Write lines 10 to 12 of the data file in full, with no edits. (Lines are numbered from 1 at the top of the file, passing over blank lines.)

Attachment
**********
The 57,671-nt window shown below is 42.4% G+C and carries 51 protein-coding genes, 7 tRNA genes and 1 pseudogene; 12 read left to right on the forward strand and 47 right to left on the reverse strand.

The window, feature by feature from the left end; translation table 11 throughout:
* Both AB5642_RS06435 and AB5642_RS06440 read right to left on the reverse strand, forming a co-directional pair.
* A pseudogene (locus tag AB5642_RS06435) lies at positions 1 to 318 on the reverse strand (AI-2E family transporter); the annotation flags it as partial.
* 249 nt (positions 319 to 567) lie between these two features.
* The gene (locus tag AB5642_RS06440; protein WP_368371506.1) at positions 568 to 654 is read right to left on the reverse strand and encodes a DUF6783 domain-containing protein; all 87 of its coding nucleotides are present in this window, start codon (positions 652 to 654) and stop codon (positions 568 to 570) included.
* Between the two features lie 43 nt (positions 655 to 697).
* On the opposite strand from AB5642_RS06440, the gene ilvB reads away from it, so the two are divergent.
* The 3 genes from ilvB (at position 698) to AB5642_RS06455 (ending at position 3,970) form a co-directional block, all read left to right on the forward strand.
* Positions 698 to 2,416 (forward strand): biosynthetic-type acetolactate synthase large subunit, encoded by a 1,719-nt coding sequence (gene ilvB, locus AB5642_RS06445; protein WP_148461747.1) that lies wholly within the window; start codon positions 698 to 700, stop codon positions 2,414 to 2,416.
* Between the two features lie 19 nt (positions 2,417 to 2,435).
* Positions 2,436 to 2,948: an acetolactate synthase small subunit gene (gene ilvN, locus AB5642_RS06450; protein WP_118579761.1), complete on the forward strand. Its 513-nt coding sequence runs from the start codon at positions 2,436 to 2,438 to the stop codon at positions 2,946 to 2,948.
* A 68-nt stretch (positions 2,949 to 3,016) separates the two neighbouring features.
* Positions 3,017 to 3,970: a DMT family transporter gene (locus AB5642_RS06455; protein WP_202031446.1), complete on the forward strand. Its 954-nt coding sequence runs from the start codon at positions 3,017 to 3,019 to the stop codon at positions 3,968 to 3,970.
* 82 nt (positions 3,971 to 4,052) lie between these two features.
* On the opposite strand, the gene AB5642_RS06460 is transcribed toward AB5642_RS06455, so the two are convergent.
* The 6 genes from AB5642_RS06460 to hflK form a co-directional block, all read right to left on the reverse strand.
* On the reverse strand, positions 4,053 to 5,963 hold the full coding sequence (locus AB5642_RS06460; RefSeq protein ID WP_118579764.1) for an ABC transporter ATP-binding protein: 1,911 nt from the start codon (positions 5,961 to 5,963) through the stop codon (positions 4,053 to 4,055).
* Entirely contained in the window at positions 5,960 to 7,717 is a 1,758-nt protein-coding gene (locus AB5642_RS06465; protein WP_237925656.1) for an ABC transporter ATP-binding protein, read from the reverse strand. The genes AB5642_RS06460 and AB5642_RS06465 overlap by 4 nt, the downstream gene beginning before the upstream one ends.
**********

* Positions 698 to 2,416 (forward strand): biosynthetic-type acetolactate synthase large subunit, encoded by a 1,719-nt coding sequence (gene ilvB, locus AB5642_RS06445; protein WP_148461747.1) that lies wholly within the window; start codon positions 698 to 700, stop codon positions 2,414 to 2,416.
* Between the two features lie 19 nt (positions 2,417 to 2,435).
* Positions 2,436 to 2,948: an acetolactate synthase small subunit gene (gene ilvN, locus AB5642_RS06450; protein WP_118579761.1), complete on the forward strand. Its 513-nt coding sequence runs from the start codon at positions 2,436 to 2,438 to the stop codon at positions 2,946 to 2,948.